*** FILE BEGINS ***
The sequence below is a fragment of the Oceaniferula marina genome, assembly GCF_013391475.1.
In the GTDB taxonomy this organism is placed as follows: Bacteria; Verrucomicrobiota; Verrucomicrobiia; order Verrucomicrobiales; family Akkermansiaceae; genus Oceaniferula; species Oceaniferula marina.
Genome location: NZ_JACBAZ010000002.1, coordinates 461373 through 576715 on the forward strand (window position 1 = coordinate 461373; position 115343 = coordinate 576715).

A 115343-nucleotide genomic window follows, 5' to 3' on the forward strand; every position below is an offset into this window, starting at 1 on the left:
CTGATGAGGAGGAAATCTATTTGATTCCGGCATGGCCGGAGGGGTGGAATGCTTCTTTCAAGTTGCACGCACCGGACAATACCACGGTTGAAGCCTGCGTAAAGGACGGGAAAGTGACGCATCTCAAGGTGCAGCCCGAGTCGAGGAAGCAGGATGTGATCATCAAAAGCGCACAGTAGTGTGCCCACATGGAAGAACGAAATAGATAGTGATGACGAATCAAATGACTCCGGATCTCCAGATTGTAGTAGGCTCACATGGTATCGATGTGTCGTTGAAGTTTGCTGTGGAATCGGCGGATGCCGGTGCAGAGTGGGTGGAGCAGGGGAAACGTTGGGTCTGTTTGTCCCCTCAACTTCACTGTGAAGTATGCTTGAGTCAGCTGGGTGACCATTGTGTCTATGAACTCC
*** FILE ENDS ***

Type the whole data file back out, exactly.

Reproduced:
The sequence below is a fragment of the Oceaniferula marina genome, assembly GCF_013391475.1.
In the GTDB taxonomy this organism is placed as follows: Bacteria; Verrucomicrobiota; Verrucomicrobiia; order Verrucomicrobiales; family Akkermansiaceae; genus Oceaniferula; species Oceaniferula marina.
Genome location: NZ_JACBAZ010000002.1, coordinates 461373 through 576715 on the forward strand (window position 1 = coordinate 461373; position 115343 = coordinate 576715).

A 115343-nucleotide genomic window follows, 5' to 3' on the forward strand; every position below is an offset into this window, starting at 1 on the left:
CTGATGAGGAGGAAATCTATTTGATTCCGGCATGGCCGGAGGGGTGGAATGCTTCTTTCAAGTTGCACGCACCGGACAATACCACGGTTGAAGCCTGCGTAAAGGACGGGAAAGTGACGCATCTCAAGGTGCAGCCCGAGTCGAGGAAGCAGGATGTGATCATCAAAAGCGCACAGTAGTGTGCCCACATGGAAGAACGAAATAGATAGTGATGACGAATCAAATGACTCCGGATCTCCAGATTGTAGTAGGCTCACATGGTATCGATGTGTCGTTGAAGTTTGCTGTGGAATCGGCGGATGCCGGTGCAGAGTGGGTGGAGCAGGGGAAACGTTGGGTCTGTTTGTCCCCTCAACTTCACTGTGAAGTATGCTTGAGTCAGCTGGGTGACCATTGTGTCTATGAACTCC